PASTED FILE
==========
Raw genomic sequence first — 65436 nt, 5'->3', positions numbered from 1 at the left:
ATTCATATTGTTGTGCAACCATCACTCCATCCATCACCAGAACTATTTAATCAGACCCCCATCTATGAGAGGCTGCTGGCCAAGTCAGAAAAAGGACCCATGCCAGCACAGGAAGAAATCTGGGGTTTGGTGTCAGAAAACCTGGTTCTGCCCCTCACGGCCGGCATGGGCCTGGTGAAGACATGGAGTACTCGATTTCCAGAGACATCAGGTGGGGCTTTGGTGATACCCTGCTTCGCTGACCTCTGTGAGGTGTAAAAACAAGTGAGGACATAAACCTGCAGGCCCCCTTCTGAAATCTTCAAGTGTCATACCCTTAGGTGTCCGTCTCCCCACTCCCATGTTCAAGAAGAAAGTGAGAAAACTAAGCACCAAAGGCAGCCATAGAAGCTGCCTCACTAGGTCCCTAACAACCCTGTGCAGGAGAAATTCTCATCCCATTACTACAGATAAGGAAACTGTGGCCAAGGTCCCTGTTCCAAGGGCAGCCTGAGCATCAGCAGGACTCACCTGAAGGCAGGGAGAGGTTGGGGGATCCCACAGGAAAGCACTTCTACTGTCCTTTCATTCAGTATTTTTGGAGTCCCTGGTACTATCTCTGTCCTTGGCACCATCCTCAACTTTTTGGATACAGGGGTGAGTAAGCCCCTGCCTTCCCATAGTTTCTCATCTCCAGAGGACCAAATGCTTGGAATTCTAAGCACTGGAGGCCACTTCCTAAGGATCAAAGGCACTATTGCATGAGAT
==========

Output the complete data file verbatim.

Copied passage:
Raw genomic sequence first — 65436 nt, 5'->3', positions numbered from 1 at the left:
ATTCATATTGTTGTGCAACCATCACTCCATCCATCACCAGAACTATTTAATCAGACCCCCATCTATGAGAGGCTGCTGGCCAAGTCAGAAAAAGGACCCATGCCAGCACAGGAAGAAATCTGGGGTTTGGTGTCAGAAAACCTGGTTCTGCCCCTCACGGCCGGCATGGGCCTGGTGAAGACATGGAGTACTCGATTTCCAGAGACATCAGGTGGGGCTTTGGTGATACCCTGCTTCGCTGACCTCTGTGAGGTGTAAAAACAAGTGAGGACATAAACCTGCAGGCCCCCTTCTGAAATCTTCAAGTGTCATACCCTTAGGTGTCCGTCTCCCCACTCCCATGTTCAAGAAGAAAGTGAGAAAACTAAGCACCAAAGGCAGCCATAGAAGCTGCCTCACTAGGTCCCTAACAACCCTGTGCAGGAGAAATTCTCATCCCATTACTACAGATAAGGAAACTGTGGCCAAGGTCCCTGTTCCAAGGGCAGCCTGAGCATCAGCAGGACTCACCTGAAGGCAGGGAGAGGTTGGGGGATCCCACAGGAAAGCACTTCTACTGTCCTTTCATTCAGTATTTTTGGAGTCCCTGGTACTATCTCTGTCCTTGGCACCATCCTCAACTTTTTGGATACAGGGGTGAGTAAGCCCCTGCCTTCCCATAGTTTCTCATCTCCAGAGGACCAAATGCTTGGAATTCTAAGCACTGGAGGCCACTTCCTAAGGATCAAAGGCACTATTGCATGAGAT